France-based ATR, the manufacturer of the ATR 42 and ATR 72 turboprop aircraft, has indicated that it is set for growth in 2023, following a run of three difficult years.
In 2022, the Original Equipment Manufacturer (OEM), which is a joint venture between Airbus and Italy’s Leonardo, delivered 25 new and 11 pre-owned aircraft to airlines globally. According to ATR, the global in-service fleet “is now close to pre-COVID numbers with 1,200 aircraft flying, and the current backlog stands at a solid 160 aircraft”. Furthermore, 150 new routes were created using ATR-built aircraft, as the manufacturer also introduced the ATR 42-600S (Short Take-Off and Landing) turboprop.
In June 2022, in partnership with Sweden’s Braathens Regional Airlines and the Finnish oil company Neste, ATR completed a flight test with an ATR72-600 that was powered by 100% Sustainable Aviation Fuel (SAF).
“The goal for 2023 is to maintain our position as the leading regional aircraft manufacturer, by targeting at least 40 deliveries, with the ambition to ramp up production to 80 aircraft in the coming years,” said Nathalie Tarnaud Laude, the Chief Executive Officer (CEO) of ATR. According to Laude, the two aircraft built by the Franco-Italian company have “unbeatable economics, latest technologies, and unrivaled environmental performance”, allowing airlines to “operate their routes profitably, despite inflation and energy uncertainty”.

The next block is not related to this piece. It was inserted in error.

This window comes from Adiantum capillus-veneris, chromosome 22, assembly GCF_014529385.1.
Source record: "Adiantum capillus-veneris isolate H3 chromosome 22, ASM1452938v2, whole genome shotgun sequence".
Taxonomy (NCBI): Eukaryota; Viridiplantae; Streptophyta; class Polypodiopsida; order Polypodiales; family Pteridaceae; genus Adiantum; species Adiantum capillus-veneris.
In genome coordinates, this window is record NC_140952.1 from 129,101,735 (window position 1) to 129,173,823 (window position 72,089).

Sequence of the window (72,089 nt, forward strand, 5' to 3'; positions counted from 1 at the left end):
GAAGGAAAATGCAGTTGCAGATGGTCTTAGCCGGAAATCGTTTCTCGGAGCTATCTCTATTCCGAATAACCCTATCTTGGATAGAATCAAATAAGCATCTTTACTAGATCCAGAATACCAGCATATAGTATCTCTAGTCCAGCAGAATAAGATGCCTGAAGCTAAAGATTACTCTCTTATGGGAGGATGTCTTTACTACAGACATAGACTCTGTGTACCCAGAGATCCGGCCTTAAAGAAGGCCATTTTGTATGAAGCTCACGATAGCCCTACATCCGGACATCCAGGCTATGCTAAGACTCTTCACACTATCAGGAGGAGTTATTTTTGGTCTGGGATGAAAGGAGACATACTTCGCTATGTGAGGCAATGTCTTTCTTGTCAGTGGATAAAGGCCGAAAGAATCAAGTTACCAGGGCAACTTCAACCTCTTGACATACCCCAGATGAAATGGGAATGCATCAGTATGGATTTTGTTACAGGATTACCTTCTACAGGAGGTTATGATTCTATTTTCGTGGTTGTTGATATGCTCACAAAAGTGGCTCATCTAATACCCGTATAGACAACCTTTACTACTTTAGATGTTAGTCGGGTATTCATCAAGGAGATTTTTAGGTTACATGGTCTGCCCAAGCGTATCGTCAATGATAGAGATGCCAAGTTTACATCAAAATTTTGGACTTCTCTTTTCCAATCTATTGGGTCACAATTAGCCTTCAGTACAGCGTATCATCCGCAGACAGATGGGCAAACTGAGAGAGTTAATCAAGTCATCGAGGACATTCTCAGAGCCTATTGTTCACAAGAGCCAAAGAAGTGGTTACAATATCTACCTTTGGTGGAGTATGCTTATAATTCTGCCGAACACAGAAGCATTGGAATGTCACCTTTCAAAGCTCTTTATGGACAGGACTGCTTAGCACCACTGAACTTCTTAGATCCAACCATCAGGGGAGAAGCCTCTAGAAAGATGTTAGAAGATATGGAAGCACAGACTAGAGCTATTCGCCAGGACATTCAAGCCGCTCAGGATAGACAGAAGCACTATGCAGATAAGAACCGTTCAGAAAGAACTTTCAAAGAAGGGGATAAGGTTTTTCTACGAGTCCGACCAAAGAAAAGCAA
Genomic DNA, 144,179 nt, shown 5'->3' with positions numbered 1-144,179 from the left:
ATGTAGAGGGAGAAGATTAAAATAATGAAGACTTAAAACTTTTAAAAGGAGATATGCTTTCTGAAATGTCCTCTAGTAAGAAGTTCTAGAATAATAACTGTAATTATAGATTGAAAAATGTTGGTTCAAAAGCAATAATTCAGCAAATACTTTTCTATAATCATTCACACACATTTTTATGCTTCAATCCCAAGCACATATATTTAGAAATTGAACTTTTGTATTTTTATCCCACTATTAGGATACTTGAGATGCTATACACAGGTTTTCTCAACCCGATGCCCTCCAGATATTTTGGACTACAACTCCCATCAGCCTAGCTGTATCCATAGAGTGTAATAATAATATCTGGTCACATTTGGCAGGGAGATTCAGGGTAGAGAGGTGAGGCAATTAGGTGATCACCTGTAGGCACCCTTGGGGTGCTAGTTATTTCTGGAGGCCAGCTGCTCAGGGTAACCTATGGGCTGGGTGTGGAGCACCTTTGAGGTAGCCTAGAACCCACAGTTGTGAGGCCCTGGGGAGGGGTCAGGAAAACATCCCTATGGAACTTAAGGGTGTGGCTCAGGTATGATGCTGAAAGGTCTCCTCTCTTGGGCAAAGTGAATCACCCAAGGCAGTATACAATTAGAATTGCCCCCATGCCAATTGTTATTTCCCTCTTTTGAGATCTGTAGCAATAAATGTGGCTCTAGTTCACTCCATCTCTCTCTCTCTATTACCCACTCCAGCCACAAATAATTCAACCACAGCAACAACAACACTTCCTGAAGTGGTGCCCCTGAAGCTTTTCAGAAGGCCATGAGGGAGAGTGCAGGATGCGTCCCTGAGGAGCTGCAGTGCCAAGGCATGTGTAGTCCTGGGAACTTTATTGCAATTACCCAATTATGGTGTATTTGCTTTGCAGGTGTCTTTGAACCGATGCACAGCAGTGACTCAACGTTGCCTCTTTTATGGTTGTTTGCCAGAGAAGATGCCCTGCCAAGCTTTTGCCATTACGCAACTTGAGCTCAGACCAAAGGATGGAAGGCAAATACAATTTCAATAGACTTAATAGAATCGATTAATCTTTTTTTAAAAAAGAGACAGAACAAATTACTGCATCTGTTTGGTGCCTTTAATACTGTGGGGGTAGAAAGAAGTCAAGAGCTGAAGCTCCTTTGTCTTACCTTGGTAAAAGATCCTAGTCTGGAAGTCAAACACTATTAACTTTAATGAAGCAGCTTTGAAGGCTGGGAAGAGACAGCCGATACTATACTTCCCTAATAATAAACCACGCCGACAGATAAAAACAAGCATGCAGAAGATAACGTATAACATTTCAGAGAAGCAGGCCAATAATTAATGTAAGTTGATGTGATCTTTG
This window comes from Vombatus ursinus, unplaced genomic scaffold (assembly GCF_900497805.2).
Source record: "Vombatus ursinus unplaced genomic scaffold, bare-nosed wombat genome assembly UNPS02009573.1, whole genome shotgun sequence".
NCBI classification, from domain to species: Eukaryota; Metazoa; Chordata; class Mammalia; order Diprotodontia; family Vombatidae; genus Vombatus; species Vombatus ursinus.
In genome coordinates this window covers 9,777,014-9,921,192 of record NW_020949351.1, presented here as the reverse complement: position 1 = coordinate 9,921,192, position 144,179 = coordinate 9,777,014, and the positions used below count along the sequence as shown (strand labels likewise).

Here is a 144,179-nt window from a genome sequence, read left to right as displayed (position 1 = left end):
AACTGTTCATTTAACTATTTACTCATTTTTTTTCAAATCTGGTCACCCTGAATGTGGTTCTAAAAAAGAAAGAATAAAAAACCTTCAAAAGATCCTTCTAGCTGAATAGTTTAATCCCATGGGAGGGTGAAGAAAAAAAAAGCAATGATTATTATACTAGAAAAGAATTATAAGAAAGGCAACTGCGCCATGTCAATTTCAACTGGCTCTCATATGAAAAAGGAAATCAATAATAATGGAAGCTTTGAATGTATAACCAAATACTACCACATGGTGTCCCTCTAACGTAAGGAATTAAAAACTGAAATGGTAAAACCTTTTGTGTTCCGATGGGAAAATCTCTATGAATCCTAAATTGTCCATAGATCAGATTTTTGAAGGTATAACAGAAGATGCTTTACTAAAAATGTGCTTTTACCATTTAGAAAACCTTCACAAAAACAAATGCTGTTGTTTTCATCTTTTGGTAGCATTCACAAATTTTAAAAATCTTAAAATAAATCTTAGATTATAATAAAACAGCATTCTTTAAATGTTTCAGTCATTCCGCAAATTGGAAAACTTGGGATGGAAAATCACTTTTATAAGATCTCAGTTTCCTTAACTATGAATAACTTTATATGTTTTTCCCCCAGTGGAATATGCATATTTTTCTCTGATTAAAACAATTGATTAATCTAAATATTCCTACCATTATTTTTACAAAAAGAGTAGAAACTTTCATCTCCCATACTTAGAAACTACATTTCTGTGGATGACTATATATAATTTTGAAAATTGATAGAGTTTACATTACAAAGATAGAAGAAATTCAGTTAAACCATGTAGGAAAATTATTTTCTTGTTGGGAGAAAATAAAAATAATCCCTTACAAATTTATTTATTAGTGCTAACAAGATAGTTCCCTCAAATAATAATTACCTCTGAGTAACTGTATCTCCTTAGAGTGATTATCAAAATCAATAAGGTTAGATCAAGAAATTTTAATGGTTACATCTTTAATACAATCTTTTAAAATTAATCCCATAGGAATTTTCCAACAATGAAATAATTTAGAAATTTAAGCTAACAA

The OEM highlighted its plans to make use of the opportunities provided by the high demand for replacements for turboprops over the next 20 years, predicting demand for 1,500 turboprops during that period. This will allow it to “tap into underserved markets such as the United States, to increase its footprint on the freighter market, and to explore new opportunities, such as corporate, governmental and humanitarian operations”.
According to ch-aviation.com data, there are a total of 932 ATR 42/72s currently active with 171 airlines globally, excluding those that are in storage or under maintenance.